Sustainable design is the only option for public-sector clients

Government projects that feature sustainable practices like high-efficiency LED lighting, improved HVAC systems, and rooftop solar arrays are no longer the exception.

December 18, 2015 |
Sustainable design is the only option for public-sector clients

Lawrence Berkeley National Laboratory Computational and Research Theory Facility. Perkins+Will was the designer. Thornton Tomasetti provided structural design. Image courtesy Perkins+Will/Drew Kelly

Engineering firm Burns & McDonnell is converting a shuttered medical center in Independence, Mo., to a central utility plaza that will unite the city’s water, electric, and wastewater administrative and customer services under one roof. The city’s Department of Power & Light intends to use the building as a public education and outreach showcase for sustainable best practices.

Upon completion next September, the 45,000-sf renovated building will start reducing its annual energy costs by 55% with high-efficiency LED lighting and upgraded HVAC systems and controls. Water usage will be cut by 40%. A rooftop solar array and wind turbine are expected to generate 13% of the three-story building’s electricity needs, says Leon Daggett, the utility department’s director.

The $8.9 million project, which is pursuing LEED Platinum certification, will have six electric vehicle chargers. The renovation will retain 95% of the existing structure and divert 75% of C&D waste from landfill.

Government projects like this are no longer the exception, particularly at the federal level. For its recently completed $59 million Solar Energy Research Center at Lawrence Berkeley National Laboratory, the Department of Energy instructed its Building Team—led by SmithGroupJJR (architect and master planner) and McCarthy Building Companies (general contractor)—to create carbon-neutral sources of energy.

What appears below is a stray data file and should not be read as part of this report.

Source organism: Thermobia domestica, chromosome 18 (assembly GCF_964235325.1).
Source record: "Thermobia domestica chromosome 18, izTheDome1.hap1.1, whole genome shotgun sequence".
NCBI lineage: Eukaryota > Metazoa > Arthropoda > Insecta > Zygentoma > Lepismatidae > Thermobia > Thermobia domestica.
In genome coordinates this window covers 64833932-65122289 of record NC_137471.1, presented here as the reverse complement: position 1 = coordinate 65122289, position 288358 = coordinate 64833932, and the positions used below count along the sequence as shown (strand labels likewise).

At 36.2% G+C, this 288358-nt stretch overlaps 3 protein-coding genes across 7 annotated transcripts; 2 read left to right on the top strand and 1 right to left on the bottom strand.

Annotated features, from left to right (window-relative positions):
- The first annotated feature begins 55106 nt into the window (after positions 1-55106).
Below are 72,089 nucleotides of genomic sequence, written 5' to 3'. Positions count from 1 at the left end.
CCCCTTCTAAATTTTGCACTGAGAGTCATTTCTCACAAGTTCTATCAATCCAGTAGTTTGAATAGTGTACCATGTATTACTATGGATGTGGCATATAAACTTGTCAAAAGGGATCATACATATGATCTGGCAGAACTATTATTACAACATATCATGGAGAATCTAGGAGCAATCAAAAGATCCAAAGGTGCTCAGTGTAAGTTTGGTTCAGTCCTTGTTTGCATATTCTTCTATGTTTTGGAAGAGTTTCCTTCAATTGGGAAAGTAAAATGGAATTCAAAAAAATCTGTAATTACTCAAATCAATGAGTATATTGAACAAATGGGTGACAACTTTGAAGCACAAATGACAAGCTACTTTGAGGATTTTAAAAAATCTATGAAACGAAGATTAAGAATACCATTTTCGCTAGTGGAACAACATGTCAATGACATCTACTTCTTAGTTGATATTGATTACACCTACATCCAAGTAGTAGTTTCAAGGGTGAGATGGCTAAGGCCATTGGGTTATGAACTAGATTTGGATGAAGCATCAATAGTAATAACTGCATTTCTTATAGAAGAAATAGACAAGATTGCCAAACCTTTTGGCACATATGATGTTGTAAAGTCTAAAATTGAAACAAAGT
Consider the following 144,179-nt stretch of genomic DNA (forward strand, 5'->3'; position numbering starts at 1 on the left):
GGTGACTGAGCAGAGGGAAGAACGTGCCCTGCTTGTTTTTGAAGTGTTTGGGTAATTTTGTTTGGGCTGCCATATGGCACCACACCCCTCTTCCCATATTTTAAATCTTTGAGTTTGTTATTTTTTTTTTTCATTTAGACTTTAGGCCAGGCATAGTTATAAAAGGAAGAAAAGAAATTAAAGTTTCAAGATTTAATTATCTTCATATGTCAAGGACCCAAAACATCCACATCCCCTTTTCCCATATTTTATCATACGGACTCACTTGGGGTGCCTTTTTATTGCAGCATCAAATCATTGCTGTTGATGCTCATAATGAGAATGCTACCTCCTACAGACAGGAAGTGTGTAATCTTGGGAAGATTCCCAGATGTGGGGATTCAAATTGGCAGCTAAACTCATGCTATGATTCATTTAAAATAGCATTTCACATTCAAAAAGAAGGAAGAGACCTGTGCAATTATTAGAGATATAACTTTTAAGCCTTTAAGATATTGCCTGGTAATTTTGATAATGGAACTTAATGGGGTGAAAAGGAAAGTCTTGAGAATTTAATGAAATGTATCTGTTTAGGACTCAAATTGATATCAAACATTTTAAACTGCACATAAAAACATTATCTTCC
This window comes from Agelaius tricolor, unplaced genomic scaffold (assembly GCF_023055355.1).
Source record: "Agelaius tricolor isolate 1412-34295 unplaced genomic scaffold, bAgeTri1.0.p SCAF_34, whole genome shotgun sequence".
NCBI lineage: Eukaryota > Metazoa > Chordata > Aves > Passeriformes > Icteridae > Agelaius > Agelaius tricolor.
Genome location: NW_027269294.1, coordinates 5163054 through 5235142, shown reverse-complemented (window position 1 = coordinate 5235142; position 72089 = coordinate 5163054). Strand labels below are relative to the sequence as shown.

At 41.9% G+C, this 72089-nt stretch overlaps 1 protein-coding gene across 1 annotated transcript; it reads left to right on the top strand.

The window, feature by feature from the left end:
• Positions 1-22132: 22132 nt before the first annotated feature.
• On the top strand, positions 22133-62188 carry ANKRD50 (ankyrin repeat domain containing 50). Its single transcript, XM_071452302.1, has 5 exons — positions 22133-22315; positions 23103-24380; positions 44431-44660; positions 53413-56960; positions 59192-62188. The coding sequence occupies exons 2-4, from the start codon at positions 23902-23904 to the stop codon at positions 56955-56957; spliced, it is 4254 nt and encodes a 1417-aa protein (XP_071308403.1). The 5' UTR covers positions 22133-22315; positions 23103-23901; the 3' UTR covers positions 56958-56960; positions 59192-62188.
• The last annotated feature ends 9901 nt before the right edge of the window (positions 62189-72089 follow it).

Known as Chu Hall, the 39,000-sf center’s renewable energy sources include solar hot water panels and PV arrays. Passive energy features include a heat-recovery system, high-efficiency condensing boilers and chillers with variable frequency drives, an evaporative pre-cooling hybrid system, and individual terminals that signal when a window on an office floor is open.

A recent military project led by design firm Leo A Daly—the 577,988-sf, $410 million Irwin Army Community Hospital Replacement Facility, at Fort Riley, Kan.—achieved LEED Silver certification. “Federal healthcare clients are interested in pursuing energy reductions from smart lifestyle cost-efficient decisions. They’re not interested in science projects,” quips Rich Onken, AIA, EDAC, Senior Project Manager. He says energy modeling has become invaluable for determining life cycle costs for federal projects.

Leo A Daly is finding that state government clients are also stepping up to the challenge, says Cindy McCleary, AIA, NCARB, LEED AP, Market Sector Leader–Regional Government for the firm’s Minneapolis office. She notes that projects for the state of Minnesota and the Minnesota State Colleges and Universities must now achieve 70% better than code-minimum energy use on new projects. The state’s goal: 100% carbon neutrality by 2030.